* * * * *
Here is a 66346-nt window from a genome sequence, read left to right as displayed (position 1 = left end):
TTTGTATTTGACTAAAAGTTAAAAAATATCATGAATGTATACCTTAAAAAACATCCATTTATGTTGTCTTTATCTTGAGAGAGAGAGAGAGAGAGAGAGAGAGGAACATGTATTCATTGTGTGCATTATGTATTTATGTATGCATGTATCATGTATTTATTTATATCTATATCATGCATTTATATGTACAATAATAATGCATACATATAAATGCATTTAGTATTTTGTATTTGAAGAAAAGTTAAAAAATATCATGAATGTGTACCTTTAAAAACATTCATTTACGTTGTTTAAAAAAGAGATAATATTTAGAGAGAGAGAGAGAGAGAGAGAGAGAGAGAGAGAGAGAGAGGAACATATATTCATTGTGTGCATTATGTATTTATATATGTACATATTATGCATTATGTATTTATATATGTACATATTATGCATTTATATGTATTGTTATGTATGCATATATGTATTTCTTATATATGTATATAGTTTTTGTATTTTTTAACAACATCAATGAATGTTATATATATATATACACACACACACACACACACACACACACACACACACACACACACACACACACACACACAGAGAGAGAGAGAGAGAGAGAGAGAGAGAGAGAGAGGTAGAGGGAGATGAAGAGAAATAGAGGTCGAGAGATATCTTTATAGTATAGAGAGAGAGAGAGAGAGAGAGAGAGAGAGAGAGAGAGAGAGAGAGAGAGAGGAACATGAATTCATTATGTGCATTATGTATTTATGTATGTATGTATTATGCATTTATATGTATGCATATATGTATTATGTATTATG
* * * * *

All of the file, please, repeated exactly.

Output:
Here is a 66346-nt window from a genome sequence, read left to right as displayed (position 1 = left end):
TTTGTATTTGACTAAAAGTTAAAAAATATCATGAATGTATACCTTAAAAAACATCCATTTATGTTGTCTTTATCTTGAGAGAGAGAGAGAGAGAGAGAGAGAGGAACATGTATTCATTGTGTGCATTATGTATTTATGTATGCATGTATCATGTATTTATTTATATCTATATCATGCATTTATATGTACAATAATAATGCATACATATAAATGCATTTAGTATTTTGTATTTGAAGAAAAGTTAAAAAATATCATGAATGTGTACCTTTAAAAACATTCATTTACGTTGTTTAAAAAAGAGATAATATTTAGAGAGAGAGAGAGAGAGAGAGAGAGAGAGAGAGAGAGAGAGGAACATATATTCATTGTGTGCATTATGTATTTATATATGTACATATTATGCATTATGTATTTATATATGTACATATTATGCATTTATATGTATTGTTATGTATGCATATATGTATTTCTTATATATGTATATAGTTTTTGTATTTTTTAACAACATCAATGAATGTTATATATATATATACACACACACACACACACACACACACACACACACACACACACACACACACACACACACAGAGAGAGAGAGAGAGAGAGAGAGAGAGAGAGAGAGGTAGAGGGAGATGAAGAGAAATAGAGGTCGAGAGATATCTTTATAGTATAGAGAGAGAGAGAGAGAGAGAGAGAGAGAGAGAGAGAGAGAGAGAGAGAGAGGAACATGAATTCATTATGTGCATTATGTATTTATGTATGTATGTATTATGCATTTATATGTATGCATATATGTATTATGTATTATG